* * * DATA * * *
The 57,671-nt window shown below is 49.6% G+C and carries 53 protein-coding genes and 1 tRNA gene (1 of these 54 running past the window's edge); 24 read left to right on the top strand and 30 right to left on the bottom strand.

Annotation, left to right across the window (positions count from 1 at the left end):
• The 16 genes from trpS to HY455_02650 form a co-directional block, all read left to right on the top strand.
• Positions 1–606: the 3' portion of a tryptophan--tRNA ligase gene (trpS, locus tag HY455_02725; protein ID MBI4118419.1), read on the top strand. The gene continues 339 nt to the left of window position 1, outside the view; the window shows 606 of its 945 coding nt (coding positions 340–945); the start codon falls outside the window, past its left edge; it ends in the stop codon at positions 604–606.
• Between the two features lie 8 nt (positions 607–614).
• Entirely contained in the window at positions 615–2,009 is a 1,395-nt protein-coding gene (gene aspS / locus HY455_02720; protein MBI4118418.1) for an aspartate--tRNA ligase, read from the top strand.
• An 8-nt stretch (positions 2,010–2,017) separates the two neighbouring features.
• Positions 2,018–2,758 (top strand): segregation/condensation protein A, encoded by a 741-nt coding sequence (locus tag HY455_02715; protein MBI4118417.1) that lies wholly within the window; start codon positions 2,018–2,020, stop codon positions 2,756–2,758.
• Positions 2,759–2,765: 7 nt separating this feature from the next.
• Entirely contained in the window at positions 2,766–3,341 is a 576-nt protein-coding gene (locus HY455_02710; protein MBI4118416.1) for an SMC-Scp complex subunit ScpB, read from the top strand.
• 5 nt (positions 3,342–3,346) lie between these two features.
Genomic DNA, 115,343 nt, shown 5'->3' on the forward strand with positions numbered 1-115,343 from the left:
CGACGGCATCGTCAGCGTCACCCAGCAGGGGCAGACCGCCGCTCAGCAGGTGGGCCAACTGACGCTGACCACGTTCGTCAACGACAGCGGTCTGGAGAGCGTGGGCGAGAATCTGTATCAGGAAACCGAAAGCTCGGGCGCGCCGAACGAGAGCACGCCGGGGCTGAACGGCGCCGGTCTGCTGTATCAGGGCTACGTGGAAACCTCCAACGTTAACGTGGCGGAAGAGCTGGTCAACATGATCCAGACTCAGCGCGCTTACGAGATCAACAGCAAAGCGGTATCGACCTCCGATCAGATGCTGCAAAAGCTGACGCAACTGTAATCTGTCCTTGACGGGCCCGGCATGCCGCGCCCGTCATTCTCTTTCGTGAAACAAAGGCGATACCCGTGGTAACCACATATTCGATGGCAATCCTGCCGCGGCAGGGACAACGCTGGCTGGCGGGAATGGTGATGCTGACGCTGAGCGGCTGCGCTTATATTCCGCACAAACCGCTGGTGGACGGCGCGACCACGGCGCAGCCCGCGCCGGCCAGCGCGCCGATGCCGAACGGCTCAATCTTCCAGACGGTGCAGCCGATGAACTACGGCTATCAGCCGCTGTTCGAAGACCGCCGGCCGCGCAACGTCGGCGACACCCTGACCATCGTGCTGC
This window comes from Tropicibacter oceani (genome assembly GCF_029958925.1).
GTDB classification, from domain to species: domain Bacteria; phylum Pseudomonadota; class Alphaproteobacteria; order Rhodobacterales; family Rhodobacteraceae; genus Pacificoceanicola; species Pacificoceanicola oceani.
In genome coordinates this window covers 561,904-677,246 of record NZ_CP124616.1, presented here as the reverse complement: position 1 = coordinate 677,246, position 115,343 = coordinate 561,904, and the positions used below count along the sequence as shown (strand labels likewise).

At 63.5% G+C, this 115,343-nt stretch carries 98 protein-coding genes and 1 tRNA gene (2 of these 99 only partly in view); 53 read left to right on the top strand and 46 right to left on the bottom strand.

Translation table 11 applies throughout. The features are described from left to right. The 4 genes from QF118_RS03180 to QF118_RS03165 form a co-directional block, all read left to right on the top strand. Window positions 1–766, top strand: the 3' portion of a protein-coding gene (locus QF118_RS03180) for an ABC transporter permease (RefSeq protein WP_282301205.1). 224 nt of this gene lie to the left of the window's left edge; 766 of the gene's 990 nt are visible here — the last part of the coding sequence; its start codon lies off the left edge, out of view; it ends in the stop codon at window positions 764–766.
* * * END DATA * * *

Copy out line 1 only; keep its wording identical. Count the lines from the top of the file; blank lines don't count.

The 57,671-nt window shown below is 49.6% G+C and carries 53 protein-coding genes and 1 tRNA gene (1 of these 54 running past the window's edge); 24 read left to right on the top strand and 30 right to left on the bottom strand.